- The advantage of running a sizeable current account surplus under a fixed exchange rate with its Eurozone counterparts,
- The relative efficiency of the German labour market, and
- The country’s specialisation in exporting advanced manufacturing products and highly demanded capital goods.
Germany’s resilience and dominant size within the EU may explain its ‘muddling through’ approach towards the Eurozone crisis – doing enough to prevent the unravelling of the Eurozone while resisting policies that may mitigate the depth of the crisis if they involve short-run costs to Germany.
A manifestation of this approach is the revealed asymmetric bias of the ECB’s inflation targeting. The short history of the ECB reveals a strong deflationary bias, which probably reflects the well-known German aversion to moderate inflation. So far, we have not seen the willingness of the ECB to follow symmetric inflation targeting. Observers have noted that the ECB’s revealed inflation targeting is closer to targeting Germany’s inflation rather than targeting inflation of the entire Eurozone. While this may not be a surprise considering the bargaining clout of Germany, the resultant low Eurozone inflation – approaching 0.5% as the time of writing – puts further drag on the adjustment of the GIIPS countries. The net outcome is the continuation of accelerated debt deflation, which pushes the Eurozone toward the prospect of a Japanese-style lost decade (see Moghadam et al. 2014).
Another manifestation of Germany’s ‘muddling through’ approach is the prevalent view of German observers that its persistent current-account surplus is a reflection of the country’s efficiency and is irrelevant to the adjustment challenges facing the global economy, the Eurozone, and the GIIPS countries. Ironically, Germany’s attitude toward the Eurozone resembles the attitude of the US toward the Bretton Woods system in the 1960s – benign neglect of the growing tensions, which led to the ultimate demise of the Bretton Woods system (see Zimmermann 2002). Chances are that unravelling the Eurozone would be much more costly than the end of the Bretton Woods regime (see Eichengreen 2013).
Towards a more resilient and successful union?
Approaching the fifth year of the Eurozone crisis, one detects green shoots that, with proper stewardship, may lead to the emergence of a more resilient and successful union. Recent output projections suggest that the worst may be over for GIIPS countries, and recovery may be around the corner. Their primary fiscal deficits have been drastically trimmed and are moving toward surpluses. GIIPS countries are also gaining access to borrowing at declining sovereign spreads. These developments may be the bonus of the ‘positive contagion’ triggered by Draghi’s policy stance. The challenges facing the ECB and Germany is to do what it takes to prevent a reversal of these gains. The tentative recovery of GIIPS may be threatened if and when global interest rates rise, or when the risk tolerance towards GIIPS debt deteriorates. The chance of pushing these countries’ future to the wrong side of the debt Laffer curve would be mitigated by a greater willingness for debt concessions tied to deeper structural reforms. The mixed messages from Germany regarding its lacklustre support of Draghi’s policies – including the country’s constitutional court ‘thunderbolt’ ruling in February – are the elephant in the room, raising serious questions about the durability of any green shoots.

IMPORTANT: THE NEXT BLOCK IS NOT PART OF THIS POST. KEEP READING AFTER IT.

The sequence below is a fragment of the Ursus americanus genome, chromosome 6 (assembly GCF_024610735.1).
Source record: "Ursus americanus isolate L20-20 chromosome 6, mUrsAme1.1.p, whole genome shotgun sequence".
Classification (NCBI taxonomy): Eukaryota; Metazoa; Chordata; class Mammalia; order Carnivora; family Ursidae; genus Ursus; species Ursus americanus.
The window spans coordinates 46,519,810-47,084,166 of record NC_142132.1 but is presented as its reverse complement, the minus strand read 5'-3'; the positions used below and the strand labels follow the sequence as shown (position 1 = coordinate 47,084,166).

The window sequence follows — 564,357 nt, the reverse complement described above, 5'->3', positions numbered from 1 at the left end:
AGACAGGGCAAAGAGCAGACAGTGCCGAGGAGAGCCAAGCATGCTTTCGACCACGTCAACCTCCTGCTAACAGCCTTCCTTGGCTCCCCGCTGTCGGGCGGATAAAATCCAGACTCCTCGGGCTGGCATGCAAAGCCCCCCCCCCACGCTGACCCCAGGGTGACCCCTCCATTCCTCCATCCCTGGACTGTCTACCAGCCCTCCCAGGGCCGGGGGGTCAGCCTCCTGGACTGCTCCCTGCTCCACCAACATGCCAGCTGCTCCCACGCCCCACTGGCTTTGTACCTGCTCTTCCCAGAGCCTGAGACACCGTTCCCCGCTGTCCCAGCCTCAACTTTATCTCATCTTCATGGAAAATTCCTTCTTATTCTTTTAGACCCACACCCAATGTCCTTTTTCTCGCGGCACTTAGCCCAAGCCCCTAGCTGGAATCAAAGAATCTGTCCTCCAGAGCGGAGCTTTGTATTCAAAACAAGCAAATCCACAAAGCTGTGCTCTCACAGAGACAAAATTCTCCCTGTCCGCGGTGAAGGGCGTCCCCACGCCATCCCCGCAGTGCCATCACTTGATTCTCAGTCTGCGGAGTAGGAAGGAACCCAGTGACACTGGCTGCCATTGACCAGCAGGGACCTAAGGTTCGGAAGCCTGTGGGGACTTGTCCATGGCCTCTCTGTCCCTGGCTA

In the same vein, the Balkanisation of the banking system induced by the Eurozone crisis is also a double-edged sword. Rapid financial integration in the Eurozone prior to setting efficient and prudent supervision and banking union helped contribute to over-borrowing by GIIPS. The challenge facing the Eurozone financial system remains that of finding a healthy balance between banking integration and prudent regulations. This challenge remains a work in progress in both the US and the Eurozone, and time will tell if GIIPS countries’ greater access to renewed borrowing will backfire. An underappreciated development has been the growing mobility of labour in the Eurozone and in the rest of the EU. Although this mobility is mostly confined to younger workers and immigrants, it facilitates easier adjustment and increases the flexibility of labour markets. Greater mobility of labour and lower mobility of under-regulated capital may be the costly ‘second best’ adjustment until the arrival of more mature institutions in the Eurozone.
The ‘muddling through’ process may prove to be a stepping stone toward a more perfect euro union. The challenges facing the Eurozone are not unforeseen or unprecedented. The history of other unions provides examples where crises, with the proper leadership, created new institutions and upgraded existing ones in ways that increased their resilience.
Published in collaboration with Vox.
Author: Joshua Aizenman, Dockson Chair in Economics and International Relations, USC, and Research Associate, NBER
Image: A Euro note. REUTERS